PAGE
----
Posted by: gcarkner | February 27, 2014

Denis Alexander on Science & Religion

Dr. Denis Alexander is a big advocate for the dialogue between science and religion, science and the Christian faith. He has made a substantial contribution in this field through speaking, writing and co-ordinating sessions at the Faraday Institute for Dialogue on Science and Religion at Cambridge University. His Test of Faith DVD series has helped people around the globe to think more robustly about the various issues of cosmology, neuroscience, genetics and origins. He has hosted an international lighthouse for this discourse. Denis has been a visiting lecturer for the UBC Graduate & Faculty Christian Forum. He is the author of impressive tome Rebuilding the Matrix:  Science and Faith in the 21st Century (Oxford: Lion Publishing, 2001). We think he represents the academic image of a scholar/scientist and a gentleman at its best.

Download Lectures from Faraday @  http://www.st-edmunds.cam.ac.uk/faraday/Multimedia.php,

Denis Alexander is the Emeritus Director of the Faraday Institute for Science and Religion, St Edmund’s College, Cambridge, where he is a Fellow. Dr Alexander was previously Chairman of the Molecular Immunology Programme and Head of the Laboratory of Lymphocyte Signalling and Development at the Babraham Institute, Cambridge. Prior to that Dr. Alexander was at the Imperial Cancer Research Laboratories in London (now Cancer Research UK), and spent 15 years developing university departments and laboratories overseas, latterly as Associate Professor of Biochemistry in the Medical Faculty of the American University of Beirut, Lebanon, where he helped to establish the National Unit of Human Genetics. Dr Alexander was initially an Open Scholar at Oxford reading Biochemistry, before obtaining a PhD in Neurochemistry at the Institute of Psychiatry in London.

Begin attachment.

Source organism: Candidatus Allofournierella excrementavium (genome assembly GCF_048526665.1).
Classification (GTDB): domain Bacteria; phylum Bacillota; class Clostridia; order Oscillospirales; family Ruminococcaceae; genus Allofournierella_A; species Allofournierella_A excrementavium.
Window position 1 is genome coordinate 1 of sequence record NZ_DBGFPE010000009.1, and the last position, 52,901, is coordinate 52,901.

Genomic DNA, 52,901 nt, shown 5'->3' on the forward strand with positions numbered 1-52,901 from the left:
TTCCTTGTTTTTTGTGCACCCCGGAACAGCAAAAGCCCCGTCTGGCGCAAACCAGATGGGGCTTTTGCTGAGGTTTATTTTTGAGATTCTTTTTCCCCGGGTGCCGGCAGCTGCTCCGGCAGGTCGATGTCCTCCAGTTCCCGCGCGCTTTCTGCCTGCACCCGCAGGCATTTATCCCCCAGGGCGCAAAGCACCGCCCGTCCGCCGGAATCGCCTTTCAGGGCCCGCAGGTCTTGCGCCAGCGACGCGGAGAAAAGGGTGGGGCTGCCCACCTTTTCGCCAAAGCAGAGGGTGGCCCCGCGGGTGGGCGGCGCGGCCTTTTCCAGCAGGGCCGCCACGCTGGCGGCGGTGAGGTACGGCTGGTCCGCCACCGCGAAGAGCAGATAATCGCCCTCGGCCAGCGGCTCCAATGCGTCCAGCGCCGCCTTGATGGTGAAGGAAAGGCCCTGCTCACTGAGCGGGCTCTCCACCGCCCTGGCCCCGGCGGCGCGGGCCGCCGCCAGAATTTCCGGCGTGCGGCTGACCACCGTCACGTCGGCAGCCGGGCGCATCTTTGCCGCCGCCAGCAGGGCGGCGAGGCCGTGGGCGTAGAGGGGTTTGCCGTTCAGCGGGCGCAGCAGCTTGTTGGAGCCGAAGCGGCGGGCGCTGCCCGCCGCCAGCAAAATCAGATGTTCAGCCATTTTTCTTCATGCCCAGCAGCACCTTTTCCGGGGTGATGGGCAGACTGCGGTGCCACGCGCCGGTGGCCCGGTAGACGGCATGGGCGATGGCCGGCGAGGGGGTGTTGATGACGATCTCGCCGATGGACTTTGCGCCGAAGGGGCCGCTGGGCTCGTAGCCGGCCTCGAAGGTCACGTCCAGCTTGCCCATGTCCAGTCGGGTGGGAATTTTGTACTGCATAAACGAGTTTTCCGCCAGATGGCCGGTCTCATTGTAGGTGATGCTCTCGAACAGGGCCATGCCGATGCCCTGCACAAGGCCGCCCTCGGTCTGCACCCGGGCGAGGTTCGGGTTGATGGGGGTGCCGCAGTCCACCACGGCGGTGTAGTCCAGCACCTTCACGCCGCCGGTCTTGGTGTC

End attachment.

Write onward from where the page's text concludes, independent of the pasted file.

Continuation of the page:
Dr Alexander writes, lectures and broadcasts widely in the field of science and religion. From 1992-2013 he was Editor of the journal Science & Christian Belief,  and currently serves on the National Committee of Christians in Science and as a member of the executive committee of the International Society for Science and Religion. 

Recent selected publications in science and religion

Alexander, D. R. (2001) ‘Rebuilding the Matrix – Science and Faith in the 21st Century’, Oxford: Lion Publishing, hb 512 pp. pb edn 2002. US hb edn 2003; French edn 2004; Turkish edn 2010; Chinese edn 2013.

Alexander, D.R. and White R.S. (2004) ‘Beyond Belief – Science, Faith and Ethical Challenges’ Oxford: Lion Publishing.

Alexander, D.R. (Ed + Chapter). (2005) ‘Can We Know Anything? Science, Faith and Postmodernity’, Leicester: Apollos.

Alexander, D.R. (2008) ‘Science and religion – negotiating the 21st century rapids’, in A. Bentley (ed) The Edge of Reason, London: Continuum.

Alexander, D.R. (2008) ‘Creation or Evolution – Do We Have to Choose?’, Oxford: Monarch.

Alexander, D.R.and Numbers, R.L. (eds) (2010) ‘Biology and Ideology from Descartes to Dawkins’ University of Chicago Press.

Alexander, D. R. (2011) ‘The Language of Genetics – an Introduction’. Philadelphia: Templeton Foundation Press and London: Darton, Longman & Todd.

Alexander, D.R. (2012) ‘A Critique of Intelligent Design’ in Darwinism and Natural Theology: Evolving Perspectives (ed Andrew Robinson), Newcastle: Cambridge Scholars Publishing.